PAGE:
Up it came, on the spot. I wanted to see if it was bolting too so it was into the kitchen and out with the chef’s knife. I’m not entirely sure why it cracked. It didn’t appear to be pushing a flower stalk through. Maybe it was watered at the wrong time? I’m not sure.
No matter, I now had a cabbage to deal with. Lucky for me as I am down to about 1/2 cup of my fall sauerkraut.
The cabbage was finely sliced into a large stainless bowl and weighed. I had about 3 pounds from this cabbage. I added 2 Tbsp sea salt and left it for about 10 minutes.
After about 10 minutes you need to knead your cabbage to begin to break down the fibres and bring out the natural juices. It will reduce in size and you’ll end up with a bunch of liquid at the bottom of the bowl. Whatever you do, don’t drain the liquid. Natural fermentation is an anaerobic process and you need that liquid to keep the air away from the cabbage.
Then the cabbage is packed very tightly into sterile jars and pounded down. A kraut pounder (yes there really is such a thing) is useful but I don’t have one. Luckily a recent trip to an Indian market had me walk out with this beautiful wooden pounder. I have no idea what it might be used for but it wouldn’t surprise me if it is also for some sort of pickle. I was smitten. It is pretty and I knew exactly what I was going to use it for. It also cost me only about $8. Start the car!
Once the jars are very firmly packed I fit mine with an airlock lid (from beer making I think) that Steve hacked for me. This rig helps to keep the air out but allows gasses produced to escape. There are several ways to do this including just keeping the cabbage submerged under the brine by using a sterilized rock, water in a ziploc bag, glass weights or a small plate (if you are using a larger crock). There are also specific crocks made just for this purpose. Cool but expensive.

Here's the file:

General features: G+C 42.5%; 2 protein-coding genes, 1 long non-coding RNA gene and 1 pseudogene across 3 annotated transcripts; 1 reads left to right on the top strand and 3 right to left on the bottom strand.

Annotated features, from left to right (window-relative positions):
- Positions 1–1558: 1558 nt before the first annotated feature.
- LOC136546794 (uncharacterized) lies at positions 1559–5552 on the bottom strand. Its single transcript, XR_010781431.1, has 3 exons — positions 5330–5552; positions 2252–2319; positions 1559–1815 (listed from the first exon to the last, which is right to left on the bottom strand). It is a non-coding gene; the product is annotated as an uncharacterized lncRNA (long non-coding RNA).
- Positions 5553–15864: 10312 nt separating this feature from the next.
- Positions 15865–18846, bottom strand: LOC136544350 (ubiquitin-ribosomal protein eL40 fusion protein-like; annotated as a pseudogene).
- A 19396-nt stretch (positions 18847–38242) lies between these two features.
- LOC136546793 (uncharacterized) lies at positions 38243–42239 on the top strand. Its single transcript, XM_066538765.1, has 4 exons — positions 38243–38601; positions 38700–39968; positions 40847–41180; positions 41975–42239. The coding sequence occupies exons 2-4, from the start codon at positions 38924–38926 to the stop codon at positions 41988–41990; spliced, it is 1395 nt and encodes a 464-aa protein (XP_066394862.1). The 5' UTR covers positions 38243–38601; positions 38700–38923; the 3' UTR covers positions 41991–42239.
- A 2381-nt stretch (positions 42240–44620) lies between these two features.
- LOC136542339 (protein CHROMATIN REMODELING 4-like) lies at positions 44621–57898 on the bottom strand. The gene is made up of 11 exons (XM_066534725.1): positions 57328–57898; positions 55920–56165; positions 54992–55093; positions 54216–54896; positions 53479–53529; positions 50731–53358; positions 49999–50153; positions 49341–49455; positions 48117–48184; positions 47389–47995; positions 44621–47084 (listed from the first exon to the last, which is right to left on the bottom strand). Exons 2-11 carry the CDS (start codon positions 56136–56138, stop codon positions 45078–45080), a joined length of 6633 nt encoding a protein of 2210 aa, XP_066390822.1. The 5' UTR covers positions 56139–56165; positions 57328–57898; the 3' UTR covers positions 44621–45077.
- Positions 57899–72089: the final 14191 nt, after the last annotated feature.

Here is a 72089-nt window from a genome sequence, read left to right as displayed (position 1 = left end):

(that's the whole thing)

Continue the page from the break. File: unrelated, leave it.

It is important to keep the air out as it is possible to spoil the cabbage. Not so great. It’s also possible to have the jars overflow or even explode as the cabbage begins to ferment and create gasses. The trick is to keep the air out but let the gasses out too.
There are some nice little pre made airlock lids for mason jars that look pretty much like my homemade version but I have yet to find someone in Canada that sells them and the shipping and the US dollar are a deterrent for me. My homemade lids on a simple mason jar are not super pretty but they have been working for many batches now so I’m sticking with it. If you can afford it, or if you are handy, I highly recommend an airlock lid, it makes things so much easier and makes a prettier end product by keeping the maximum amount of air out.
My 3lbs of cabbage turned out two jars of cabbage, a large and a medium mason jar. Now I just need to be patient and let the fermentation begin. I like to leave my sauerkraut for several weeks before refrigerating it as I like it to be nice and tart. After all, I’m a Galician!